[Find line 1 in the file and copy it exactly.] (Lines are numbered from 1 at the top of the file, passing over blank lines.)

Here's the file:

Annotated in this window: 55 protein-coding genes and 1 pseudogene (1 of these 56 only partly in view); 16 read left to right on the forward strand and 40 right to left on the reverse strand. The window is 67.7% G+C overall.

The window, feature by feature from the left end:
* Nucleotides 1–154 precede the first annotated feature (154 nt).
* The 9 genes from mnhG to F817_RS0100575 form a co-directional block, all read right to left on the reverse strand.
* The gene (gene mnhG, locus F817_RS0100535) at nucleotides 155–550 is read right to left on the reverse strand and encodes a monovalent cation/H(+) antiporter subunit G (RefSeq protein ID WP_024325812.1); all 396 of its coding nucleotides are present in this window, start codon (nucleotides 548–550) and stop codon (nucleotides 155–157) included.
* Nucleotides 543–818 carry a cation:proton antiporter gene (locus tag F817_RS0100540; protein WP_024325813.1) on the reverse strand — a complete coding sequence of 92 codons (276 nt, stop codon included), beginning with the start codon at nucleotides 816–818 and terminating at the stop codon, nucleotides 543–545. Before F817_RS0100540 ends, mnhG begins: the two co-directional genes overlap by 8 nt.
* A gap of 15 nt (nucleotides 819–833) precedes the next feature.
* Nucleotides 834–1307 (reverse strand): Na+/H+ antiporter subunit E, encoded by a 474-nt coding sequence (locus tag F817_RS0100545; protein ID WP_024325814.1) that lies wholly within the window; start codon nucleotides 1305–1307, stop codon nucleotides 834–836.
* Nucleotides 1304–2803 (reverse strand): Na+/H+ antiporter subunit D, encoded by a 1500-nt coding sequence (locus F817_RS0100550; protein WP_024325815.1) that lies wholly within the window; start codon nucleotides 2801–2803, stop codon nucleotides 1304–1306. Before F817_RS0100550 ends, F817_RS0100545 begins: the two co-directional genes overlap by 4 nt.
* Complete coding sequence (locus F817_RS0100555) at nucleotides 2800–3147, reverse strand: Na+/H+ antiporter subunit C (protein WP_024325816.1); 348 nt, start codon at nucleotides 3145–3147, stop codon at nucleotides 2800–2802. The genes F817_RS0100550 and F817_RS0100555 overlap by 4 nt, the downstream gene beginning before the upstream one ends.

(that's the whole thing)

Annotated in this window: 55 protein-coding genes and 1 pseudogene (1 of these 56 only partly in view); 16 read left to right on the forward strand and 40 right to left on the reverse strand. The window is 67.7% G+C overall.